Florida lawmaker wants President Obama to devise a ‘strategy to combat cybercrime’

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Illustration via Max Fleishman

Congressman Dennis Ross wants the government to pay more attention to online extortion attempts.

A Republican lawmaker wants President Obama to develop a comprehensive “strategy to combat cybercrime” in the face of “an unnerving amount of cyber attacks.”

The National Cybercrime Policy Act, introduced by Rep. Dennis Ross (R-Fla.), is in part a response to people in Ross’s district and state who have been victimized by computer hacking, including ransomware targeting machines holding valuable and sensitive business data.

Earlier this year, a Florida hospital paid $3.6 million when hackers locked them out of files containing CT scans, documentation, lab work, and pharmacy needs. Another Florida hospital suffered a similar attack in late 2015.

Ross’s bill directs the president to designate an agency that will take the lead role in investigating and combating cybercrime; that task is currently divided among many agencies and jurisdictions. The bill also requires the president to clearly define “cybercrime” and devise a plan to help the federal and state governments work together to fight it.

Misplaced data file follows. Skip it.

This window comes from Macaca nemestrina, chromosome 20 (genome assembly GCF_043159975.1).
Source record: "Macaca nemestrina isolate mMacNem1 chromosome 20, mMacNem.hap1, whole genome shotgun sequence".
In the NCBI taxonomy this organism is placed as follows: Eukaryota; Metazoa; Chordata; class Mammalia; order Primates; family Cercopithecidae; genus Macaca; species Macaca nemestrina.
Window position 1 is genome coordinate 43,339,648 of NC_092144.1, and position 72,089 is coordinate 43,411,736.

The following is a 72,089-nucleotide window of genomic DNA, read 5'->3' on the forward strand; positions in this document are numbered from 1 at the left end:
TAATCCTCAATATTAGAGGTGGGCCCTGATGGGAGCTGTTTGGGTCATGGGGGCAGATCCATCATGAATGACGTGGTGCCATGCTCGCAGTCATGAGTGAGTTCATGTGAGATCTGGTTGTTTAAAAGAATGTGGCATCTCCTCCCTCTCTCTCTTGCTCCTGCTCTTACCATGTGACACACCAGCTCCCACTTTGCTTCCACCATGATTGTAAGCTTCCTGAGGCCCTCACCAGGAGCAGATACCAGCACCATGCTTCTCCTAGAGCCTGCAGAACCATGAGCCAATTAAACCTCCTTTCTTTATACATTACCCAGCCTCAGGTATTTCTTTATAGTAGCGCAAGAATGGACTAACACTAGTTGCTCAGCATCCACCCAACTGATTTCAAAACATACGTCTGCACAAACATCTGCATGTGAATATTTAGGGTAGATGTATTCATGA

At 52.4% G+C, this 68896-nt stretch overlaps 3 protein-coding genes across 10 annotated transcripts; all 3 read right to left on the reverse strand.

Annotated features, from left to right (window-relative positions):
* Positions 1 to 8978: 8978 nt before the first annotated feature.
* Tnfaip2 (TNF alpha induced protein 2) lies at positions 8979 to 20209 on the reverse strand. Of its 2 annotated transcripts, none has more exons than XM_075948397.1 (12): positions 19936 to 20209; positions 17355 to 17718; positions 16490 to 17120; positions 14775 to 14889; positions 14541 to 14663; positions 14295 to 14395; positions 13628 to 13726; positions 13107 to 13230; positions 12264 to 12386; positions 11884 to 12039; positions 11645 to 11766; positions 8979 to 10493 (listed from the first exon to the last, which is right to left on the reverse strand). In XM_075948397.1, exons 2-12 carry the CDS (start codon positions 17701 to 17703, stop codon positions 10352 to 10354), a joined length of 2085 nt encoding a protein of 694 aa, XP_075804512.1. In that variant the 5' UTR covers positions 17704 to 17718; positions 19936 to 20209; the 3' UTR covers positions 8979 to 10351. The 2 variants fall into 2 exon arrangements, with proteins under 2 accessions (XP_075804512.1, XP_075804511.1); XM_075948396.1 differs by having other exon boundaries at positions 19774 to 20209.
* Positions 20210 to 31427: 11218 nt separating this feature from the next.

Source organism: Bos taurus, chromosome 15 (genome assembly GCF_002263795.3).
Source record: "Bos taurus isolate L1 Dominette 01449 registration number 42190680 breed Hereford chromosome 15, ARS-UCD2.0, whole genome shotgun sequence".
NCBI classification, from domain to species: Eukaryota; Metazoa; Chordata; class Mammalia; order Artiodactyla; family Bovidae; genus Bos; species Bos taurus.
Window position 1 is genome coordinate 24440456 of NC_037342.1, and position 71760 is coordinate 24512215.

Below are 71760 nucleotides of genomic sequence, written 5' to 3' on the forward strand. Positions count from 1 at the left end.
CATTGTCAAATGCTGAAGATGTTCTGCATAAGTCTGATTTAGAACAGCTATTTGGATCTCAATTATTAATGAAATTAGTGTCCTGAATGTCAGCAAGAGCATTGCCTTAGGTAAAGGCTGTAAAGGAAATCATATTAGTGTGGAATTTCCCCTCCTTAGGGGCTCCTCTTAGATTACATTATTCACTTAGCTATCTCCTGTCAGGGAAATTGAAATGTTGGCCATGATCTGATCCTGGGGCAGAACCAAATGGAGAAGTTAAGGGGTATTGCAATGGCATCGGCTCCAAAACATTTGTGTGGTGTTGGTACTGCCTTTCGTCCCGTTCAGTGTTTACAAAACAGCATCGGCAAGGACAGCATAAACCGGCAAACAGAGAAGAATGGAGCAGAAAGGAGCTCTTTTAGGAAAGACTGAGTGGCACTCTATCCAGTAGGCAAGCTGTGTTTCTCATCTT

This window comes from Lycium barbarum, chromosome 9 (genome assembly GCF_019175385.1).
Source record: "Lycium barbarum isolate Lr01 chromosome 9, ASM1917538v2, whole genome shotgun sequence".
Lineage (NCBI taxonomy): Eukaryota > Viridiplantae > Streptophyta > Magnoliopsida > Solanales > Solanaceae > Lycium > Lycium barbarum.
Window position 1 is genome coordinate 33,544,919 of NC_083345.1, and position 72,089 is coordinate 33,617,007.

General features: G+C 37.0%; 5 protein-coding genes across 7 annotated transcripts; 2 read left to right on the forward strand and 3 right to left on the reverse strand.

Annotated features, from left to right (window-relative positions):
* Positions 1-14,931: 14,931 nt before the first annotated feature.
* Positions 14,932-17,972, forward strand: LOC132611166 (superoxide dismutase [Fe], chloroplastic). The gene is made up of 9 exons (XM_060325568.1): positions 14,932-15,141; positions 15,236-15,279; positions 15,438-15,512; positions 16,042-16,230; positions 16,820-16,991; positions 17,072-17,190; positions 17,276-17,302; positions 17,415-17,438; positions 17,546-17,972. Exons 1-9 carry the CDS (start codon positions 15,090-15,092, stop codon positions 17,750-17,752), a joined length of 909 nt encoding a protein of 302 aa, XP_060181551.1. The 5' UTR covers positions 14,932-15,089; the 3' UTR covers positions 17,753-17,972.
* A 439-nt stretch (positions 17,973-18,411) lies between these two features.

Congress will have to approve any such plan, Ross’s office said.

“Congressman Ross directly wants the president to create a cybercrime definition and choose which agency should take the lead,” Joni Shockey, Ross’s press secretary, told the Daily Dot. “Congressman Ross crafted the bill this way because the president and his executive direction over agencies are equipped and setup to create these types of strategies, and then Congress can approve/disapprove them before any action is actually taken. This keeps our separation of powers in check and in line.”

The bill now awaits consideration by the House Judiciary Committee.

The White House did not immediately respond to a request for comment on the legislation.

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